"There are two things I'll always remember about the final. I'll never forget going up Wembley Way – all you could see was gold and black everywhere.

"It brought it home to us how much it meant to the fans. But it was too much for one player. You couldn't talk to Waggy.

"He'd played 500 games and he was just full of nerves. "Then when we walked out of the tunnel and before we were introduced to the Duke of Kent, I noticed the crowd were singing happy birthday to me.

"I was still scared to death. After 15 minutes I punched a cross clear and it didn't go very far but big Frank turned to me and said 'keep coming' (for the ball). I settled into it.

"But so many players did so well that day – Mike Bailey played with a broken toe and was superb, John Richards hadn't done anything for weeks because of his pelvic problem.

"Yet that pass from Mike to Alan Sunderland and John's finish were outstanding.

"When we did come under the cosh, our two big central defenders (Munro and John McAlle) came to the fore."

Along with his former team-mates, Pierce has always been struck by the humility shown by the man he replaced in the final.

He said: "It must have been heartbreaking for Phil Parkes, but I've never known such a gentleman as Lofty.

"He gave me a big hug after the game and he was always upbeat with me.

"I think there was a mutual respect. He'd kept goal right through to the UEFA Cup final, then the following season he never conceded a goal in the FA Cup run until Billy Bremner scored in the semi-final, so I felt really privileged to be there."

Earnings in the 1970s were a far cry from today's telephone number salaries – Pierce signed for Huddersfield from Mossley in 1970 on £27.50 a week – but with a £40 win bonus!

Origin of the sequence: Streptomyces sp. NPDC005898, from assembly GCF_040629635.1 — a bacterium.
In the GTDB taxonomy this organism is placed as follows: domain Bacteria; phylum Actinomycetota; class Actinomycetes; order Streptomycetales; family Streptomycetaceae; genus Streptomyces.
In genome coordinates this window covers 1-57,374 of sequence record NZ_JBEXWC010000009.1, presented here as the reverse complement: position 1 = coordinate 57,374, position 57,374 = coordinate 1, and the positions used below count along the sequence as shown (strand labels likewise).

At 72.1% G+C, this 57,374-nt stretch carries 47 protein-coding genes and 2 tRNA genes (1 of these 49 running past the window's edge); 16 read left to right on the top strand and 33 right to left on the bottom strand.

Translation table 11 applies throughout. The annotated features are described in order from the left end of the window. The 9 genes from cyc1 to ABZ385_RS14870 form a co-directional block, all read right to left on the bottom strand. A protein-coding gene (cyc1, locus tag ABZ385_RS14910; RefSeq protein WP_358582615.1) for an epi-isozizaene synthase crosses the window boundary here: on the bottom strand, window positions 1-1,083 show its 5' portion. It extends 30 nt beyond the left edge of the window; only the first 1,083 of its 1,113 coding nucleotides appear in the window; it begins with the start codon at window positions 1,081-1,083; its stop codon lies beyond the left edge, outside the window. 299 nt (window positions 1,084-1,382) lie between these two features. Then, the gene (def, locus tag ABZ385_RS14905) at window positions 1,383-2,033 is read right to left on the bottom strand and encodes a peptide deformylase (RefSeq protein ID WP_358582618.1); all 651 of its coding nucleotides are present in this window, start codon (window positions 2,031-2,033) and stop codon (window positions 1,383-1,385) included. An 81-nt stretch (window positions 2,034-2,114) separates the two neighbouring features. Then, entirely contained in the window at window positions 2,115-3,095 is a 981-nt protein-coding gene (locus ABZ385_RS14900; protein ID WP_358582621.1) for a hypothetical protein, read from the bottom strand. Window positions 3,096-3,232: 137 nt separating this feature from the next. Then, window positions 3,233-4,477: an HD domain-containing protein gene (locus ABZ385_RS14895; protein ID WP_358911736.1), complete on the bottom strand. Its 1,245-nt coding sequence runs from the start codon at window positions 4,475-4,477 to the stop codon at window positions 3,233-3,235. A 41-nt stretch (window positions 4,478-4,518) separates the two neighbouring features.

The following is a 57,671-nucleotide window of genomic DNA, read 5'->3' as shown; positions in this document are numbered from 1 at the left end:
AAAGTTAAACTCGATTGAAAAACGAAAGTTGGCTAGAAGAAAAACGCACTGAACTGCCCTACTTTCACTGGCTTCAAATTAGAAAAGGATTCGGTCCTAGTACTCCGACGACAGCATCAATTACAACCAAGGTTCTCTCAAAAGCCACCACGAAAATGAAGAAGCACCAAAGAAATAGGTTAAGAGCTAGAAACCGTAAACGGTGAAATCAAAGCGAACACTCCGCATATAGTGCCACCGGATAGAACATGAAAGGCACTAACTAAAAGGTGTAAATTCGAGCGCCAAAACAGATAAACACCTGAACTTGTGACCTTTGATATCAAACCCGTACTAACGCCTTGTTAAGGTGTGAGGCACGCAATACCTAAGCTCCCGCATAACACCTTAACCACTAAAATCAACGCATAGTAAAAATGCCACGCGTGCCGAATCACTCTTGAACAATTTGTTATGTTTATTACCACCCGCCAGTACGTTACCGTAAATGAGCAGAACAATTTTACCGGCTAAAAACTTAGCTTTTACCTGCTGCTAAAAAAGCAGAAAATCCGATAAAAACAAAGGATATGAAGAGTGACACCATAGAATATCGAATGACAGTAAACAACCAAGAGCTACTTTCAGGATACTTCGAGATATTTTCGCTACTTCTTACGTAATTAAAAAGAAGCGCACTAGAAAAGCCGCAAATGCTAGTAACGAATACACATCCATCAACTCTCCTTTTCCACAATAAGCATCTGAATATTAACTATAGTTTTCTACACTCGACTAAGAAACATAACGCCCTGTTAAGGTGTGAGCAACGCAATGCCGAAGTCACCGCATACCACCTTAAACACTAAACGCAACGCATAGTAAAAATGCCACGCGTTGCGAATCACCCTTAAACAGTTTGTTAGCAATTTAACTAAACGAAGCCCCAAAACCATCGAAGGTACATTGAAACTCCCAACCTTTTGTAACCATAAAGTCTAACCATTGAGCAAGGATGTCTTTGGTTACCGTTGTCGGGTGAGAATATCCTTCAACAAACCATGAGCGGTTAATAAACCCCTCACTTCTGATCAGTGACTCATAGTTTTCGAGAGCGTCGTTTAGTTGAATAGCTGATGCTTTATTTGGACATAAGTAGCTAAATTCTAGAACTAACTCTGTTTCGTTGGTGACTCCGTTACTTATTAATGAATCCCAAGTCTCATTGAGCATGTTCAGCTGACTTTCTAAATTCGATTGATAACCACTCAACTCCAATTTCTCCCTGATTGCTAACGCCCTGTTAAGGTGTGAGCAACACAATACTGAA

The decade was also a more primitive age for footballing superstars – but players were less restrained off the pitch.

Pierce recalled one night when he, Parkes and Jim McCalliog were drinking in The Vine pub in Fordhouses when they "kidnapped" Wagstaffe – complete with slippers – in the boot of their car, taking him to Birmingham drinking after he'd only popped out to the shops.

To go with the Rupert Bear flares came the Orange VW Beetle that Wolves players of the day were given as sponsored cars. There was only one snag for Pierce though.

He said: "I couldn't drive, but I soon learned. The only trouble was whenever we went to a pub we had to park about four miles away so we weren't seen because the Beetles – we called them Love Bugs – had Wolves plastered down the side!"

After playing with McCarthy at Barnsley and a spell at Blackpool, Pierce retired from League football in 1983 to begin a trawl of Lancashire's Non-League circuit.

He started as a player with Wolves' future FA Cup opponents Chorley and then combined managing sides including Accrington Stanley, Congleton, Rossendale and Kendal with pioneering the first Football in the Community schools at Bolton, Bury and Rochdale in the late 1980s.

Still involved in football now, he coaches Bury's under-12 side twice a week and does his own private goalkeeping coaching.

But Pierce, who played 111 games for Wolves, is still remembered for his moment of glory.

He said: "I drink in a pub that's mainly (Manchester) City fans – the Church Inn in Bury – and recently they put the DVD of the final on."They were all saying 'that was the only game you ever played.'

"But what a game."